You may have recently heard or seen the news coverage (in the New York Daily News or CBS news online, among others; you may have even seen the lead author, James K. McNulty of the University of Tennessee, discuss it on the Today show) of a study, published in the Journal of Family Psychology, that showed that couples in which the woman is physically more attractive than the man are happier than couples in which the man is physically more attractive than the woman. Why is this? Why is it better for the couple if the woman is physically more attractive than the man?

If you have been keeping score at home, the findings of this study should have come as no surprise to you. There are two different reasons why couples in which the woman is more attractive than the man are more successful and happier than couples in which the man is more attractive than the woman.

First, as we elaborate in Chapter 4 of our book Why Beautiful People Have More Daughters (“Go Together Like a Horse and Carriage? The Evolutionary Psychology of Marriage”), handsome men on average make bad husbands. Men can maximize their reproductive success by pursuing one of two different strategies: Seek a long-term mate, stay with her, and invest in their joint offspring (the “dad” strategy); or seek a large number of short-term mates without investing in any of the resulting offspring (the “cad” strategy).


All men may want to pursue the cad strategy; however, their choice of the mating strategy is constrained by female choice. Men do not get to decide with whom to have sex; women do. And women disproportionately seek out handsome men for their short-term mates for their good genes. Even women who are already married benefit from short-term mating with handsome men if they could successfully fool their husbands into investing in the resulting offspring. The women then get the best of both worlds: Their children carry the high-quality genes of their handsome lover and receive the parental investment of their unknowingly cuckolded but resourceful husband. (In order to help the women accomplish this, evolution has designed women to be more likely to have sex with their lovers when they are ovulating and therefore fertile, and have sex with their husbands when they are not.)

Thus, handsome men get a disproportionate number of opportunities for short-term mating and are therefore able to engage in the cad strategy. Ugly men have no choice. Since women do not choose them as short-term mates, their only option for achieving any reproductive success is to find one long-term mate and invest heavily in their children -- the dad strategy.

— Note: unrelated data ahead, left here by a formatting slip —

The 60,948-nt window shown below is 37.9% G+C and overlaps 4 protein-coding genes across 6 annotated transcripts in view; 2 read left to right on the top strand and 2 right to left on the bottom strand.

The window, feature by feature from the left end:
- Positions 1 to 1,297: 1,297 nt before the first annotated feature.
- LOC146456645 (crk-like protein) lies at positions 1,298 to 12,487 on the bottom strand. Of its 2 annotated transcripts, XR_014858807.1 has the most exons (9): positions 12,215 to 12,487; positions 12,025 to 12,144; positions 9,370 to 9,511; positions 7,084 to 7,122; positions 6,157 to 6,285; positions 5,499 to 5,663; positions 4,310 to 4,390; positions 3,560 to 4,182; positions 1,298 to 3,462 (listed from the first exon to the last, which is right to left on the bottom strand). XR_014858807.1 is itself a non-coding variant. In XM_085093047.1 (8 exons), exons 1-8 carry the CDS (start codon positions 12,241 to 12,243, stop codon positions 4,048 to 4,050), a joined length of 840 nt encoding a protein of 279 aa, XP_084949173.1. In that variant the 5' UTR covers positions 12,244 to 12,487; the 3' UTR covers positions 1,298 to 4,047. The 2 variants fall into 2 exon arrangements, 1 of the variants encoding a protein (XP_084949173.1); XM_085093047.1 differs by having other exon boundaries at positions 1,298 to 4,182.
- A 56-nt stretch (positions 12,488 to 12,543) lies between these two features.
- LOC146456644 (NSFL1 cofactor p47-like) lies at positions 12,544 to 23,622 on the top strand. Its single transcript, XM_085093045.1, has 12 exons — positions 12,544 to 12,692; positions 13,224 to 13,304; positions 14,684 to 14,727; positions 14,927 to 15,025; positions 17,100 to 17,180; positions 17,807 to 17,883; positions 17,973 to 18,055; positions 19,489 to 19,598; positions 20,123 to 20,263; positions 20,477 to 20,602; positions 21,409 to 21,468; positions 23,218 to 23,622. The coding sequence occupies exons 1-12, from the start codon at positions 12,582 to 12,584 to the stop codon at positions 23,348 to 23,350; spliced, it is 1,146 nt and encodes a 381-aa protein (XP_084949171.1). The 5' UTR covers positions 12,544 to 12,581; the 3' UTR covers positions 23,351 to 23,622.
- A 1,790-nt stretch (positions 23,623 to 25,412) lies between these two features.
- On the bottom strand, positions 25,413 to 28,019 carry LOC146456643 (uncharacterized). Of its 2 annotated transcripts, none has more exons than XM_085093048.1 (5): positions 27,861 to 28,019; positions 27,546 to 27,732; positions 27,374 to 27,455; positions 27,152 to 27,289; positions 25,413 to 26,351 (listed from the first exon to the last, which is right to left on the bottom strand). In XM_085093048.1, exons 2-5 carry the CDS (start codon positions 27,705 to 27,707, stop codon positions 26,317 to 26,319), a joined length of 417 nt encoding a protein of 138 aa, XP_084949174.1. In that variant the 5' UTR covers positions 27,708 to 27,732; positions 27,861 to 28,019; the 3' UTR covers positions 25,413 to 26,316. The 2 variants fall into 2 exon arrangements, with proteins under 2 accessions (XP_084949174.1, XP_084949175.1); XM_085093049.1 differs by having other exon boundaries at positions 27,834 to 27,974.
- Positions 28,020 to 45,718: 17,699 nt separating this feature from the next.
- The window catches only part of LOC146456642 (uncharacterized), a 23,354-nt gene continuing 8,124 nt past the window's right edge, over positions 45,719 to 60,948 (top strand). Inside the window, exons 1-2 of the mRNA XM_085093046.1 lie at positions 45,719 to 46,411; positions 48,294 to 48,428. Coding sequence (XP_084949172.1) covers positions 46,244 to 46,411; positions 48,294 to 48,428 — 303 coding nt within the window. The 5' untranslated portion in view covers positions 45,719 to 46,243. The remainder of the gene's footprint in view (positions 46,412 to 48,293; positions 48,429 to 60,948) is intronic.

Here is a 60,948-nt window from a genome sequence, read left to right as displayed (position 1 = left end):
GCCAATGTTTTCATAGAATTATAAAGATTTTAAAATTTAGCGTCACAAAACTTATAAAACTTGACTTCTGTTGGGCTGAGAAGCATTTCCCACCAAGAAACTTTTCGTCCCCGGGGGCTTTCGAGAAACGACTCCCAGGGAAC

Consistent with this logic, studies show that more attractive men have a larger number of extra-pair sex partners (sex partners other than their long-term mates). Interestingly, more attractive men have more short-term mates than long-term mates, whereas more attractive women have more long-term mates than short-term mates. Most importantly for our current purposes, handsome men invest less in their exclusive relationships than ugly men do. They are less honest with and less attentive to their partners. McNulty’s new study of newlyweds confirms this. Their data show that the more physically attractive the husbands are, the less supportive they are of their wives in their interactions.

I hasten to add that “good” and “bad” (as in the title of this post “Why handsome men make bad husbands”) are value judgments that scientists do not make. However, empirical data do demonstrate clearly that handsome men have more extra-marital affairs and are not as committed to their marriages, which many wives would undoubtedly consider undesirable. In this sense, handsome men make better lovers than husbands.

In my next post, I will discuss the second reason why couples in which the woman is more attractive than the man are happier than couples in which the man is more attractive than the woman. If you have been keeping score at home, it will come as no surprise.

About the Author

Satoshi Kanazawa

Satoshi Kanazawa is an evolutionary psychologist at LSE and the coauthor (with the late Alan S. Miller) of Why Beautiful People Have More Daughters.

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